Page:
Sri Lanka: Heavy Artillery and Accusation Fire Continues


November8, 2006: The LTTE claims 45 civilians were killed by government artillery in eastern Sri Lanka. The government says the LTTE were using civilians as human shields, to protect military targets. Nearly 1,100 civilians have been killed during the last eight months of fighting.

November 7, 2006: The navy blockade has been stopping more and more of the LTTE ammunition shipments, putting the LTTE artillery at a disadvantage. The government has taken advantage of this to increase its air and artillery attacks against LTTE military targets. In response, the LTTE has moved more of its artillery and infantry units into residential areas, to use the civilians as shields from government artillery or air attack. The army has also begun to move against LTTE positions in eastern Sri Lanka.

The government has offered to allow a national vote on whether or not the Tamil majority northern and eastern provinces could be united into an autonomous Tamil area. The LTTE still wants complete independence, but that seems less and less likely.

November 6, 2006: The government has prepared a detour of the main highway going to the north (the Jaffna peninsula), and is trying to work out a deal where the new route could be used to move food supplies to the hundreds of thousands of Tamil civilians cut off up there. But the army will not allow the trucks to roll if the LTTE sets up checkpoints (where payments, or "revolutionary taxes" are collected from the truck drivers). The LTTE does not want to give up this source of income, and believes that if the food shortages get bad enough, international pressure will force the government to relent. In the meantime, the government is trying to move sufficient food supplies north by ship. But once landed, there are problems with getting the food to areas controlled by the LTTE.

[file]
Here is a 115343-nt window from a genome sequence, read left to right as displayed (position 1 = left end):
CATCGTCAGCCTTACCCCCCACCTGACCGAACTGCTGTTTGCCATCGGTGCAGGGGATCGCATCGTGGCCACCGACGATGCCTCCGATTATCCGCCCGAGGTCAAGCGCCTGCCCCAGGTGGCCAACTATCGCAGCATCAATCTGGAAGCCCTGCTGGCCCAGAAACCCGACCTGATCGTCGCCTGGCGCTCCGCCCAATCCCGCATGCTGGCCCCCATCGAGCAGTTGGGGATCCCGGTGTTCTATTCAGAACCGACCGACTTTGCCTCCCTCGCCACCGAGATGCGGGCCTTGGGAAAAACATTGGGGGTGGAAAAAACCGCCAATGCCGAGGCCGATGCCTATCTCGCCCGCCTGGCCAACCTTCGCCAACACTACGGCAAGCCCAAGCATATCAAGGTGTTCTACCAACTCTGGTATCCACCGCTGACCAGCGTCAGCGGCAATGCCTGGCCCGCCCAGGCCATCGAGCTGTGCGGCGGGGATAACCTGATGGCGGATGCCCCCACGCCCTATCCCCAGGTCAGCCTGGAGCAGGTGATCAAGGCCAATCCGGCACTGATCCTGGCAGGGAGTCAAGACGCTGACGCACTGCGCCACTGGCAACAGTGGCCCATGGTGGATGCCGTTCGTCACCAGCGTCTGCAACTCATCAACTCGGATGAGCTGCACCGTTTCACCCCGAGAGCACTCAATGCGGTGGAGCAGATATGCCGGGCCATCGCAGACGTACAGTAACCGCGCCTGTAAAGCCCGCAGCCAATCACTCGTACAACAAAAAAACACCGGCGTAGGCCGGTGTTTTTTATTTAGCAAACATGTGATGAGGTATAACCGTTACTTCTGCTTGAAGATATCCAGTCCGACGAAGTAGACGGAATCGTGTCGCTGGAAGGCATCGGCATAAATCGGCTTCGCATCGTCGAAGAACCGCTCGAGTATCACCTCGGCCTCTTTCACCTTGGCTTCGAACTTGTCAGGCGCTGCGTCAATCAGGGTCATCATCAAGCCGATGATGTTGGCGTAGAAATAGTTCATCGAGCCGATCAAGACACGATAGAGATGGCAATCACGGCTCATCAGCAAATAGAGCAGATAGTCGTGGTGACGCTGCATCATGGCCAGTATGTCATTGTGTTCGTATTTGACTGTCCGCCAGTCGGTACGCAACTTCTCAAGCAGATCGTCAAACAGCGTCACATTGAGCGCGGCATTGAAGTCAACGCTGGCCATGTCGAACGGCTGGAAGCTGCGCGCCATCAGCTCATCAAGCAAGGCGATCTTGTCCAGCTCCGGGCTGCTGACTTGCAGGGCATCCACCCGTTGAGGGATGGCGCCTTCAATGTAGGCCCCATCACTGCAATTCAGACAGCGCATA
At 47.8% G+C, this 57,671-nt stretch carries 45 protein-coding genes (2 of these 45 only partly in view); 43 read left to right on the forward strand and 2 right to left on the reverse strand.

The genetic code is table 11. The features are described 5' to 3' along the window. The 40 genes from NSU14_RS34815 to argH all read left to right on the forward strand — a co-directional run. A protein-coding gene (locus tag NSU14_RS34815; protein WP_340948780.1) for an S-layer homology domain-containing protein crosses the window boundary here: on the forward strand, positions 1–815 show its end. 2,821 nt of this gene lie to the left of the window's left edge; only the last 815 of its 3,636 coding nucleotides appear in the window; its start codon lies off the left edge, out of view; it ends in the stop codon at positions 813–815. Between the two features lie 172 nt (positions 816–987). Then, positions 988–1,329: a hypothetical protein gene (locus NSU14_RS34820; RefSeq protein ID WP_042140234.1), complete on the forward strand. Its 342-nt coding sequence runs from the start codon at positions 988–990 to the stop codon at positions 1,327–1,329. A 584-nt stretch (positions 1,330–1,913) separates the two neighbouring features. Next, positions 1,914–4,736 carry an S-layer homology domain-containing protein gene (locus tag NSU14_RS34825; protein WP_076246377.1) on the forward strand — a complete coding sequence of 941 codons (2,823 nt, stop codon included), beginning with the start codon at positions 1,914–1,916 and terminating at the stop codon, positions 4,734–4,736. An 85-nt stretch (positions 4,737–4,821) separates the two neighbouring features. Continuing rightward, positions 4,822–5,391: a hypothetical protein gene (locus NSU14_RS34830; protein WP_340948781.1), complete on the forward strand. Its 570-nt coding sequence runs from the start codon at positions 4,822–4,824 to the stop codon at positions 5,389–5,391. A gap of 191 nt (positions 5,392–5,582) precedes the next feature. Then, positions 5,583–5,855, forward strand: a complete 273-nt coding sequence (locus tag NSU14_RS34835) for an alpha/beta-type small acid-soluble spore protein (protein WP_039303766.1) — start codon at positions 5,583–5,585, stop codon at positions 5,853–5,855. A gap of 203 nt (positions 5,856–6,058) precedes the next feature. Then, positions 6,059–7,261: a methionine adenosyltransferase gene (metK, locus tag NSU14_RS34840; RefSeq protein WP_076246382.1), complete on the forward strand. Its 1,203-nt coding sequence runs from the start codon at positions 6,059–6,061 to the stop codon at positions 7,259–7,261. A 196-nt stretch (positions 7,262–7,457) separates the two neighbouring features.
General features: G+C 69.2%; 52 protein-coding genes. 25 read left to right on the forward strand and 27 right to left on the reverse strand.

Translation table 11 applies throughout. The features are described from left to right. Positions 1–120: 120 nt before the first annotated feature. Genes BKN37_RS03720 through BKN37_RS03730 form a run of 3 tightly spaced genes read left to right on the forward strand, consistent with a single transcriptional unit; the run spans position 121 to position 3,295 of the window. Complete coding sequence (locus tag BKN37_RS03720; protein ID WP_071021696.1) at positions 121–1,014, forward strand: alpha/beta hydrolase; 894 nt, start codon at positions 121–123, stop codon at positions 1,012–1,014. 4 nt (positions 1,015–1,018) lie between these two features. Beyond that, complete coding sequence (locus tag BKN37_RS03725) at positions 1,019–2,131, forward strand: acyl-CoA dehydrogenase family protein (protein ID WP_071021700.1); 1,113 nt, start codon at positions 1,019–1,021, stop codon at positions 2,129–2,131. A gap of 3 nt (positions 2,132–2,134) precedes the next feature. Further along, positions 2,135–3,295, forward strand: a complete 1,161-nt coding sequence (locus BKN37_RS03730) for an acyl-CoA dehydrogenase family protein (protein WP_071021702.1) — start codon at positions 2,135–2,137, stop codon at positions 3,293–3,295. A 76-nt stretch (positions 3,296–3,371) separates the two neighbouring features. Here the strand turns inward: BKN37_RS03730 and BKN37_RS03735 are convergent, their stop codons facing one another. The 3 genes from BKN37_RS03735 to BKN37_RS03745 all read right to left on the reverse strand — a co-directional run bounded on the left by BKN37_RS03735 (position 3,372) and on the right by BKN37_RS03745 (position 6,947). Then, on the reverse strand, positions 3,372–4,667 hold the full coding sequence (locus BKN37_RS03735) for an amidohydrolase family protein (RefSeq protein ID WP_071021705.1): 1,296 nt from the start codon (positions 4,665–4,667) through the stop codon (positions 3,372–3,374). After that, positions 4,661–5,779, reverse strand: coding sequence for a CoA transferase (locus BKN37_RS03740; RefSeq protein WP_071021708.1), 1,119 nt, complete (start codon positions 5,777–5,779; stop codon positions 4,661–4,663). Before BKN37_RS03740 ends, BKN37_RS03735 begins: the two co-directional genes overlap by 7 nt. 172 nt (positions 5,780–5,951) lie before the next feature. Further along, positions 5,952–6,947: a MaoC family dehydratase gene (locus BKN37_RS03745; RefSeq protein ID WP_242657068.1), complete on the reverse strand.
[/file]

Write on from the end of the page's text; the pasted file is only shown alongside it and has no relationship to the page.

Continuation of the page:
The LTTE "freed" 22 child soldiers who, it said, had lied about their ages before joining up. The LTTE has been accused of kidnapping or coercing teenagers to join their combat forces. So this publicity operations is intended to counteract some of that bad press. The LTTE has been having more trouble getting adults to join up, so it turns to the kids.

November 5, 2006: In the north, skirmishing left left several sailors dead. Aside from combat patrols running into each other, or ambushing vehicles, the action consists largely of artillery fire.


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